Introduction to GiST
We wrote a paper GiST programming tutorial,
Hellerstein et al. [HNP95] introduced an index structure, called a
Generalized Search Tree (GiST), which is a generalized form of an
The GiST provides a possibility to create custom data types
with indexed access methods and extensible set of queries
for specific domain experts not a database one.
GiST was implemented in an early version of PostgreSQL by
J. Hellerstein and P.Aoki, more details is available from
"The GiST Indexing Project" (http://gist.cs.berkeley.edu/)
at Berkeley. As an "university" project it has a limited
number of features and was in rare use. Since 7.1 version
of PostgreSQL the GiST was taken up by Oleg Bartunov and
Teodor Sigaev, see "GiST development" (http://www.sai.msu.su/~postgres/gist)
for information about current development.
Current implementation of GiST supports:
There are several contrib modules developed using GiST and distributed with
PostgreSQL. For example:
- Variable length keys
- Composite keys (multi-key)
- provides NULL-safe interface to GiST core
GiST is used in several public projects, like PosGIS project,
which adds support for geographic objects to the PostgreSQL,
OpenFTS - Open Source Full Text Search engine,
which provides online indexing of data and relevance ranking for database searching.
- rtree_gist, btree_gist - GiST implementation of R-Tree and B-Tree
- intarray - index support for one-dimensional array of int4's
- tsearch - a searchable (full text) data type with indexed access
- ltree - data types, indexed access methods and queries for data organized as a tree-like structures
- cube - data type, representing multidimensional cubes
GiST is a height-balanced tree structure with tree nodes containing
(p, ptr) pairs, where
p is a predicate
(attribute),which is used as a
search key, and
ptr is the pointer to data for a leaf node or
a pointer to another tree node for a non-leaf node.
GiST has the following properties:
- Every node contains between
max index entries unless it is the root
- For each index entry
(p,ptr) in a leaf node,
p is true when
instantiated with the values from the indicated tuple
p holds for the tuple).
- For each index entry
(p, ptr) in a non-leaf node,
p is true when instantiated with the values of any tuple
- The root has at least two children unless it is a leaf
- All leaves appear on the same level
In principle, the keys of a GiST may be any arbitrary predicates that hold for
each datum below the key. In practice, the keys come from a user-defined object
class, which provides a set of six methods required by the GiST:
- given an entry
E = (p, ptr), and a query predicate
p ^ q can be guaranteed unsatisfiable, and true otherwise.
- Union(P ):
- given a set P of entries
(p1,ptr1), ... (pn,ptrn), returns
r that holds for all tuples stored below
- given an entry
E = (p, ptr), returns an entry
pp is a compressed representation of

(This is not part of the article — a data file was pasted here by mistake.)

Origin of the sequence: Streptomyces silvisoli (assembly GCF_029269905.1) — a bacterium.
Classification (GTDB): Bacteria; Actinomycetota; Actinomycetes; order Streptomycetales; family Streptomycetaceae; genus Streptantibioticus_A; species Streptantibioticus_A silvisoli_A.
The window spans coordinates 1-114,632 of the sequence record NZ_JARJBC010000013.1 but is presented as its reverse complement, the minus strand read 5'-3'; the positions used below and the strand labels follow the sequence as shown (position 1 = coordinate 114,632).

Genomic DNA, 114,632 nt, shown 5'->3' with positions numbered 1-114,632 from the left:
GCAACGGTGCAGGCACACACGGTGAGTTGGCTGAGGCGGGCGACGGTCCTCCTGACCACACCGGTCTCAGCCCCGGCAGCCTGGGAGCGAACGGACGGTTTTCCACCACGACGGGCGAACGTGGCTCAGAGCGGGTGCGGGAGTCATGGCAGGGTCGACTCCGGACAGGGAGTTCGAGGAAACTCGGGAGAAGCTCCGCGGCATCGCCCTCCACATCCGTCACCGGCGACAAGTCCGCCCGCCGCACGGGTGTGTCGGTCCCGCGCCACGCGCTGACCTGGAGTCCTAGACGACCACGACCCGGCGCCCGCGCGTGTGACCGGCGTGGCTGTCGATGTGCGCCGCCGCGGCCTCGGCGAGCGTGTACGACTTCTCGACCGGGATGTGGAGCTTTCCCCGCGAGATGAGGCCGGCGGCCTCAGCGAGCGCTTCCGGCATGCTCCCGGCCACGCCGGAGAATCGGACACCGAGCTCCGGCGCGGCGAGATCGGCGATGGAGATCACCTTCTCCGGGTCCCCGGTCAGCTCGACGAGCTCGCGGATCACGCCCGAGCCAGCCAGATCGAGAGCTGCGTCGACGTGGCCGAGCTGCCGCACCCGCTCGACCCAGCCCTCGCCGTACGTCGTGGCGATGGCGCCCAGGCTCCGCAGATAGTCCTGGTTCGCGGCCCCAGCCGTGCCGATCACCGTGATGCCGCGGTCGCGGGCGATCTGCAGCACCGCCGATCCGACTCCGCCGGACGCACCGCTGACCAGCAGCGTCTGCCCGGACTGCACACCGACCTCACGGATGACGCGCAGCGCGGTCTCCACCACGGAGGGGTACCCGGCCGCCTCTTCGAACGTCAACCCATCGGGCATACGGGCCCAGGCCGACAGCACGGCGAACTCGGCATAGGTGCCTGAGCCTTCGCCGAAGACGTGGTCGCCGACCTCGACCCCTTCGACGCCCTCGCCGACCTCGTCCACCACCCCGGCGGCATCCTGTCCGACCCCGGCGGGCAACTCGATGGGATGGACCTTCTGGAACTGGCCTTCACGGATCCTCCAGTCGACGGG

- given a compressed representation
E = (pp, ptr), returns an
(r, ptr) where
r is a decompressed representation
- given two entries
E1 = (p1, ptr1), E2 = (p2, ptr2), returns
a domain specific penalty for inserting
E2 into the subtree
E1, which is used to aid the splitting process of the
- PickSplit(P ):
- given a set
into two sets of entries
P2, each of size
kM , where
is the minimum fill factor.
The three methods of GiST provide algorithms for search, insertion and
can be used to search any dataset with any query predicate by traversing
as much of the tree as necessary to satisfy the query.
The general search algorithm is controlled by
the user-specified Consistent method, which returns 'TRUE'
if the predicate is satisfiable and 'FALSE' in vice versa.
The same Consistent method applies to both index node and
leaf node. But usually the satisfiable conditions are different for the index
node and leaf node, no matter if it is an exact matching search or a range/window
query. So further checking is needed after leaf entries are fetched according to
the algorithm. Another restriction is that only one type of query can be
conducted in one program because function Consistent is used in the search instead
of a pointer to a function.
- guarantees that the GiST remains balanced.
User defined key method Penalty is used for choosing a subtree to
insert; method PickSplit is used for the node splitting algorithm; method Union is
used for propagating changes upward to maintain the tree properties.
- determines a leaf with specified key and removes
(p, ptr) and, if required, maintains the
balance of the tree using method Union (as in INSERT).
- [Gut84] Antonin Guttman. R-trees: a dynamic index structure for spatial searching. In ACM SIGMOD International Conference on Management of Data,
pages 47-54, 1984.
[HNP95] J. M. Hellerstein, J. F. Naughton, and Avi Pfeffer. Generalized search
trees for database systems. In Proceedings of the 21st International Conference
on Very Large Data Bases, Zurich, Switzerland, 1995.